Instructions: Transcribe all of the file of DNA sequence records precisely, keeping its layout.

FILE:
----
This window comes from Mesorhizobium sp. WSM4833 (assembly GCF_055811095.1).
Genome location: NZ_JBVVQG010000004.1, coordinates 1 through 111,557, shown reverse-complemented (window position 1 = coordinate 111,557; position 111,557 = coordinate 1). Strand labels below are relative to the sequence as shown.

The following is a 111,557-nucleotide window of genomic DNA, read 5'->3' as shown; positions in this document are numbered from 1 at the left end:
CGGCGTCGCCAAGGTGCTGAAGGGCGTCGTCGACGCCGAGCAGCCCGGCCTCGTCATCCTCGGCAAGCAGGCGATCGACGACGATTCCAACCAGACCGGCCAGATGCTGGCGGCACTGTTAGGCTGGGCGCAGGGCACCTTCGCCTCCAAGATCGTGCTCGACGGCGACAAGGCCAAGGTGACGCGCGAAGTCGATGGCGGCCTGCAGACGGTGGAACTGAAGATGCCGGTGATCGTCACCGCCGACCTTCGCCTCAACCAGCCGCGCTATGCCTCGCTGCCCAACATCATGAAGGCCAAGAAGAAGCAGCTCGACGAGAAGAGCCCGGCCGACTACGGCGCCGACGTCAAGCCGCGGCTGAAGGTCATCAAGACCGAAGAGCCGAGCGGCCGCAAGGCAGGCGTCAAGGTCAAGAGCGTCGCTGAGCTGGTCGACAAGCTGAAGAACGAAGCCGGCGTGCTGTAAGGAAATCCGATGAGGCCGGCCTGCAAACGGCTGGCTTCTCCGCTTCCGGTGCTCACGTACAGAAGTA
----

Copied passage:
This window comes from Mesorhizobium sp. WSM4833 (assembly GCF_055811095.1).
Genome location: NZ_JBVVQG010000004.1, coordinates 1 through 111,557, shown reverse-complemented (window position 1 = coordinate 111,557; position 111,557 = coordinate 1). Strand labels below are relative to the sequence as shown.

The following is a 111,557-nucleotide window of genomic DNA, read 5'->3' as shown; positions in this document are numbered from 1 at the left end:
CGGCGTCGCCAAGGTGCTGAAGGGCGTCGTCGACGCCGAGCAGCCCGGCCTCGTCATCCTCGGCAAGCAGGCGATCGACGACGATTCCAACCAGACCGGCCAGATGCTGGCGGCACTGTTAGGCTGGGCGCAGGGCACCTTCGCCTCCAAGATCGTGCTCGACGGCGACAAGGCCAAGGTGACGCGCGAAGTCGATGGCGGCCTGCAGACGGTGGAACTGAAGATGCCGGTGATCGTCACCGCCGACCTTCGCCTCAACCAGCCGCGCTATGCCTCGCTGCCCAACATCATGAAGGCCAAGAAGAAGCAGCTCGACGAGAAGAGCCCGGCCGACTACGGCGCCGACGTCAAGCCGCGGCTGAAGGTCATCAAGACCGAAGAGCCGAGCGGCCGCAAGGCAGGCGTCAAGGTCAAGAGCGTCGCTGAGCTGGTCGACAAGCTGAAGAACGAAGCCGGCGTGCTGTAAGGAAATCCGATGAGGCCGGCCTGCAAACGGCTGGCTTCTCCGCTTCCGGTGCTCACGTACAGAAGTA